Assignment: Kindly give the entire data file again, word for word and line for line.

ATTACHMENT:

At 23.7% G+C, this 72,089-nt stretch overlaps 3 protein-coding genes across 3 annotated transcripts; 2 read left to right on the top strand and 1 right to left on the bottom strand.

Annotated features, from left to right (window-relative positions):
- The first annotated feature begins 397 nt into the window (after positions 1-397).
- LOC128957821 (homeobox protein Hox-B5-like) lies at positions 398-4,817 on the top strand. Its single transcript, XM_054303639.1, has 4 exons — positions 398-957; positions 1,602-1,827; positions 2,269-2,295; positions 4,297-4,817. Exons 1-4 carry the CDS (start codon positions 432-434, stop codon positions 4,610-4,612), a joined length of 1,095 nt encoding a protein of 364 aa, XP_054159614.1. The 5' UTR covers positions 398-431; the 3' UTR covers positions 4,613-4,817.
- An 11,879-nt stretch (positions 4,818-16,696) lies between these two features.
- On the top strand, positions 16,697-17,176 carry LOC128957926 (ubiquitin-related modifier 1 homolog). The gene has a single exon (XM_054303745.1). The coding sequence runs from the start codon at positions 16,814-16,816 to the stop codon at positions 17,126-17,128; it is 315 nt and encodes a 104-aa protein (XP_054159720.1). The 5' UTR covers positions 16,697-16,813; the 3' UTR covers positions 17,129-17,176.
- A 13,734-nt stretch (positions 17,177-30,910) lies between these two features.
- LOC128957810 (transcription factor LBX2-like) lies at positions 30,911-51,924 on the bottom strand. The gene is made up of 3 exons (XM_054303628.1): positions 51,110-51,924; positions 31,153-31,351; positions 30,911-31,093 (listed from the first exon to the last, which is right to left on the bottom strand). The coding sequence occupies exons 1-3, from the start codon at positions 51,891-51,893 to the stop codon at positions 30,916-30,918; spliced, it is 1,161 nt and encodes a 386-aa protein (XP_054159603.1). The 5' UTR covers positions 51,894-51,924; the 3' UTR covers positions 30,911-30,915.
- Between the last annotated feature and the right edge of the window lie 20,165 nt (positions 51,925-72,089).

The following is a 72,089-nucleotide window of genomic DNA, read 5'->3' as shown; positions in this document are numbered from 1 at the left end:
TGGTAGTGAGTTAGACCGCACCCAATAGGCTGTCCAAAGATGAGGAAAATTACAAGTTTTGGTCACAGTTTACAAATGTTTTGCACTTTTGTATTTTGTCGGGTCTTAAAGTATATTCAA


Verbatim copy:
At 23.7% G+C, this 72,089-nt stretch overlaps 3 protein-coding genes across 3 annotated transcripts; 2 read left to right on the top strand and 1 right to left on the bottom strand.

Annotated features, from left to right (window-relative positions):
- The first annotated feature begins 397 nt into the window (after positions 1-397).
- LOC128957821 (homeobox protein Hox-B5-like) lies at positions 398-4,817 on the top strand. Its single transcript, XM_054303639.1, has 4 exons — positions 398-957; positions 1,602-1,827; positions 2,269-2,295; positions 4,297-4,817. Exons 1-4 carry the CDS (start codon positions 432-434, stop codon positions 4,610-4,612), a joined length of 1,095 nt encoding a protein of 364 aa, XP_054159614.1. The 5' UTR covers positions 398-431; the 3' UTR covers positions 4,613-4,817.
- An 11,879-nt stretch (positions 4,818-16,696) lies between these two features.
- On the top strand, positions 16,697-17,176 carry LOC128957926 (ubiquitin-related modifier 1 homolog). The gene has a single exon (XM_054303745.1). The coding sequence runs from the start codon at positions 16,814-16,816 to the stop codon at positions 17,126-17,128; it is 315 nt and encodes a 104-aa protein (XP_054159720.1). The 5' UTR covers positions 16,697-16,813; the 3' UTR covers positions 17,129-17,176.
- A 13,734-nt stretch (positions 17,177-30,910) lies between these two features.
- LOC128957810 (transcription factor LBX2-like) lies at positions 30,911-51,924 on the bottom strand. The gene is made up of 3 exons (XM_054303628.1): positions 51,110-51,924; positions 31,153-31,351; positions 30,911-31,093 (listed from the first exon to the last, which is right to left on the bottom strand). The coding sequence occupies exons 1-3, from the start codon at positions 51,891-51,893 to the stop codon at positions 30,916-30,918; spliced, it is 1,161 nt and encodes a 386-aa protein (XP_054159603.1). The 5' UTR covers positions 51,894-51,924; the 3' UTR covers positions 30,911-30,915.
- Between the last annotated feature and the right edge of the window lie 20,165 nt (positions 51,925-72,089).

The following is a 72,089-nucleotide window of genomic DNA, read 5'->3' as shown; positions in this document are numbered from 1 at the left end:
TGGTAGTGAGTTAGACCGCACCCAATAGGCTGTCCAAAGATGAGGAAAATTACAAGTTTTGGTCACAGTTTACAAATGTTTTGCACTTTTGTATTTTGTCGGGTCTTAAAGTATATTCAA